Point cloud tool

Here is the page for my point cloud display and extract tool, it’s also the production blog for independent study for Prof. Malcolm Kesson.

Will update the blog whenever I have any progress.


reference:  point cloud display tool from Double Negative


reading: Complete Maya programming: A guide to Maya API

I read this book last quarter and got the basic ideas of Maya API.

To do :

1. Install Boost:

Boost is a C++ library for efficiently use of some C++ data types.

I interned at Digital Domain and the Technical Directors there are using boost extensively.


boost downloaded, according to a friend at Digital Domain, if I just want to use some array function

sets from boost, I dont need to actually build it, so I just need to specify the path in the make files

2. Figure out how the “make” file works.

I will work in Linux env, and the Double Negative point cloud tool shipped with a “make” file to build the plugin.

Will try to figure out how it works and adjust it to fit my need.


followed the instruction, downloaded and installed “cmake 2.8″ on a machine at Mongometry Hall.

3. Compile the tool, implement it based on my need.

4. Add point cloud extraction function sets



Updated I:

1, Installed “boost“.

I downloaded boost, the library I need to use doesnt need to be compiled, so I can put is anywhere in the harddrive.

then I tried to link it into the c++ code.  At the beginning it failed several times because in the actual code,

it writes

Include <boost/shared_arry.hpp>.

So after some try-outs I found copying the “boost” library folder into “<maya_install_folder>/include” folder is the easiest way to make this link work.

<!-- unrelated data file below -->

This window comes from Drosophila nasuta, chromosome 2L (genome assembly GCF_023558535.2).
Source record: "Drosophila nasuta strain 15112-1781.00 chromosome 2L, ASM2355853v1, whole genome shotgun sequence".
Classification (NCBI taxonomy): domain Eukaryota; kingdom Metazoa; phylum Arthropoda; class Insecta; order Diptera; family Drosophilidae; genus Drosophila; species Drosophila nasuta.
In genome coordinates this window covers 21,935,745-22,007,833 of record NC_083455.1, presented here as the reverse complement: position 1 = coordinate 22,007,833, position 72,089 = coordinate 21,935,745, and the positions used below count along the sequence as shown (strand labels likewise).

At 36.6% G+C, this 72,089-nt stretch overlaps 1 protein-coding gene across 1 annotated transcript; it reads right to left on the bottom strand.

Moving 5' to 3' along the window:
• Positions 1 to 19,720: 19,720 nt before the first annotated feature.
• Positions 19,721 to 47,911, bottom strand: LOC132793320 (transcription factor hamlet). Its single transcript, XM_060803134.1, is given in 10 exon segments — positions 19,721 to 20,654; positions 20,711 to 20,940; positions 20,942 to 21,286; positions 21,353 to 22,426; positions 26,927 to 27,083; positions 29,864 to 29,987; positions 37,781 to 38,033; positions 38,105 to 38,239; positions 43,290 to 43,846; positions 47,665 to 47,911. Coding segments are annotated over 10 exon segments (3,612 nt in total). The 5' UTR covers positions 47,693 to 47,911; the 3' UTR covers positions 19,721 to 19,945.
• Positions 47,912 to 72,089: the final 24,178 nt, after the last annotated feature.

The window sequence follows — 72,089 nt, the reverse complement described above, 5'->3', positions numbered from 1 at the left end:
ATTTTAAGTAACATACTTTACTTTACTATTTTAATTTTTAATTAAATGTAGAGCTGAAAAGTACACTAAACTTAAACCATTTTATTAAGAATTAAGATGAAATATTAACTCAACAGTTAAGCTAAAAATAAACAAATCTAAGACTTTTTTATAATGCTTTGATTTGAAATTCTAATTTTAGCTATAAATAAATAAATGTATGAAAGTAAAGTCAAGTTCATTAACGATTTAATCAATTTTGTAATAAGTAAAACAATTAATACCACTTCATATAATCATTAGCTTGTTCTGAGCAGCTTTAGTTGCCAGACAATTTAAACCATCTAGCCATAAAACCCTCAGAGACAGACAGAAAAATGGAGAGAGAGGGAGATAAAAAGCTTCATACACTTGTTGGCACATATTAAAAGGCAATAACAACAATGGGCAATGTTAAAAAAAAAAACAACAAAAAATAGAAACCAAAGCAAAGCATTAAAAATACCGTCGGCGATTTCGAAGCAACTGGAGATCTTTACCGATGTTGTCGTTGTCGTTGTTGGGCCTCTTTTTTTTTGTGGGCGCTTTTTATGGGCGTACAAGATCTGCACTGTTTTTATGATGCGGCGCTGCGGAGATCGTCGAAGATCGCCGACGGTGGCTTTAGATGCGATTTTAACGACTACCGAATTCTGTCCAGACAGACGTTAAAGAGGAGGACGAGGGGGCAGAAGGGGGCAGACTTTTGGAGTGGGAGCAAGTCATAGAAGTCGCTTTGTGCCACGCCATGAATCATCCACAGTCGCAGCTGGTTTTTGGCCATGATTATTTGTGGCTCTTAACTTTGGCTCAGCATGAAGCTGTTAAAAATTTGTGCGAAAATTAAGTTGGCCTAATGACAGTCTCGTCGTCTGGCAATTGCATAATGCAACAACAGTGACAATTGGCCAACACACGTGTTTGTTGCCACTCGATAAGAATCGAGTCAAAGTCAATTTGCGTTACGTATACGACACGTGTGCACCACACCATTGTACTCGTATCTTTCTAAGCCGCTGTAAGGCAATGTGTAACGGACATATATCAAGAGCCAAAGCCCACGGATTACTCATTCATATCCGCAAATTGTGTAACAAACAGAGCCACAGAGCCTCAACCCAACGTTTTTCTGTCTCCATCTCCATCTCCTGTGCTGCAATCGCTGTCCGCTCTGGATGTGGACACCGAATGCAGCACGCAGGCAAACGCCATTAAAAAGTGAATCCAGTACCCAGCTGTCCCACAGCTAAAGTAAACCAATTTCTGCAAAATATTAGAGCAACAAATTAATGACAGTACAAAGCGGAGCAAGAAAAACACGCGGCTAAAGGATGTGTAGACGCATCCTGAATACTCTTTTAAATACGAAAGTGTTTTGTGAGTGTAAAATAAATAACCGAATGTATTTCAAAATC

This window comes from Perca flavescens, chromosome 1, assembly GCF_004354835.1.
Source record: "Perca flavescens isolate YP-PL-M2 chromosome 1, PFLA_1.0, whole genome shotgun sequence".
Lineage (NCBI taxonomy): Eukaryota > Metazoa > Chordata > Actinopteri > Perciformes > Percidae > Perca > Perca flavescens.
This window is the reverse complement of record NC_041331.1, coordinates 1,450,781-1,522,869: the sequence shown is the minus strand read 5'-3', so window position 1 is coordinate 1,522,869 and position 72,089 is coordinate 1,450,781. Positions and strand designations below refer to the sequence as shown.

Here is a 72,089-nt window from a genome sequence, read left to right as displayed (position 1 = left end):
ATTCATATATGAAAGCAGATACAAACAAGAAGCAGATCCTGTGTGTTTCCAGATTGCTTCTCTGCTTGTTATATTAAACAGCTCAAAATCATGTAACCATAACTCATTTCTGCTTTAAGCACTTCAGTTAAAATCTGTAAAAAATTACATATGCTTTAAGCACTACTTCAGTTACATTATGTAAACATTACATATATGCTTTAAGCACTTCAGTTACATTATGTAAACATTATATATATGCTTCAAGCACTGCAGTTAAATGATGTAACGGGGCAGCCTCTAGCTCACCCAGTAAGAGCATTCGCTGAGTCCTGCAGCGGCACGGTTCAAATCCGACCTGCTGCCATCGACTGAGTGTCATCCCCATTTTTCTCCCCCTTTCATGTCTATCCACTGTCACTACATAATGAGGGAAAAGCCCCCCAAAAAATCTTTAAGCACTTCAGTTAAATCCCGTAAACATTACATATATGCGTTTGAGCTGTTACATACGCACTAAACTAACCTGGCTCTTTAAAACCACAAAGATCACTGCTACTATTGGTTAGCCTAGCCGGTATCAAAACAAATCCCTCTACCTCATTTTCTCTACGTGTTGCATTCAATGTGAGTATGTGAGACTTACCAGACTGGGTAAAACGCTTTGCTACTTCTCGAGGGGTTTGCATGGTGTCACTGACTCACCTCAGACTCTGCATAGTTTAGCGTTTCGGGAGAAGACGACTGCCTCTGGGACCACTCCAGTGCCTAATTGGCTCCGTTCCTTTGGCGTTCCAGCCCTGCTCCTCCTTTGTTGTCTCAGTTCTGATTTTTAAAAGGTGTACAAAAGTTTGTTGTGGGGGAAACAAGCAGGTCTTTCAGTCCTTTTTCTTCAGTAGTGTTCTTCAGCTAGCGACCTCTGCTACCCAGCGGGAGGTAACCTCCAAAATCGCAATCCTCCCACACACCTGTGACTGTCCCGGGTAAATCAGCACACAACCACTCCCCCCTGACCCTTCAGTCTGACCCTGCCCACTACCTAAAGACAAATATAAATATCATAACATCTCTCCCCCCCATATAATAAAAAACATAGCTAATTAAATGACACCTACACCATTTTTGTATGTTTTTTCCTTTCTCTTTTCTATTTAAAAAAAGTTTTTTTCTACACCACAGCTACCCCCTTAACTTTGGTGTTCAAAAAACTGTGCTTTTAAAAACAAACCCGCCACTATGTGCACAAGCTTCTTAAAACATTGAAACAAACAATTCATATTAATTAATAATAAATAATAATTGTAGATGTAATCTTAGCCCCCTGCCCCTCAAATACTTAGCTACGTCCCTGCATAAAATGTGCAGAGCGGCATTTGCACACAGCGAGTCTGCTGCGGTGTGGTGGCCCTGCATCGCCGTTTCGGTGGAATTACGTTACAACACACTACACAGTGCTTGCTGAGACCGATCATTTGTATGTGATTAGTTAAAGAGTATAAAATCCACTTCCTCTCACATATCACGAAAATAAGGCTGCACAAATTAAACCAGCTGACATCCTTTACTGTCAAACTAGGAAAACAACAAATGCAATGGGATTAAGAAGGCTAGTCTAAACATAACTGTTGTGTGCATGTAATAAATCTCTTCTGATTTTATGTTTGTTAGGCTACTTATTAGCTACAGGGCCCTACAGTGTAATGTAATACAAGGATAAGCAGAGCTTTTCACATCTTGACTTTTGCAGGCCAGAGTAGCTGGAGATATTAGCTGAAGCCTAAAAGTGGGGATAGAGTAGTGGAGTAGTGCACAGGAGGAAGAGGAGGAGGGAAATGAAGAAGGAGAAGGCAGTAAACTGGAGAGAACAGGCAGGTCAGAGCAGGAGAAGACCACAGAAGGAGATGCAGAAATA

2. Installed cmake 2.80, so I can actually make a “make” file.

Nothing special to mention.

3. Then is comes to the problem. The script is originally asked for “usr/bin/c++” as compiler, and for whatever reason the complied plug-in will have some error message as:

undefined symbol :ZSt16__ostream_insertIcSt11char_traits_ZSt16__



According to an on-line info:

gcc is the “GNU” C Compiler, and g++ is the “GNU C++ compiler, while cc and CC are the Sun C and C++ compilers also available on Sun workstations. Below are several examples that show how to use g++ to compile C++ programs, although much of the information applies to C programs as well as compiling with the other compilers.

I changed the compiler to g++, which seems almost working.

However, after that, the loading plugin-in error becomes:

// Error: /usr/autodesk/maya2009-x64/lib/libstdc++.so.6: version `GLIBCXX_3.4.9′ not found (required by /usr/autodesk/maya2009-x64/bin/plug-ins/dnPtcViewerNode.so) (dnPtcViewerNode) //

On-line research shows this problem might comes from the codes is asking for an old version of libstdc++.so.6 library…




With the awesome hint from a Hair TD at Digital Domain, I figured out that with Maya API, I have to use a older version of g++.

the Ubuntu system at SCAD now is using g++ 4.2.4.

the Maya requires g++ 4.1.2 at most..

After installed the g++ 4.1.2, the source code finally got correctly compiled. Kinda a rough start, but I am already feel happy about it.

Here is the screen shot of the node usage, and the 100% credits goes to Double Negative folks:

ptc view

Display of a simple point cloud



The next step:

1. Add a simple filtering function set.

For the efficiency purpose, the original node has an option to display percentages of the points.

The funny thing is, when the percentage was set to larger than 50%, such as, for example, 60%, it will display a little weird. I baked a torus point cloud, so in theory, the 60% will display 60% of a torus proportionally, which means a less dense version. however, I got a result like:

display weird

percentage weirdness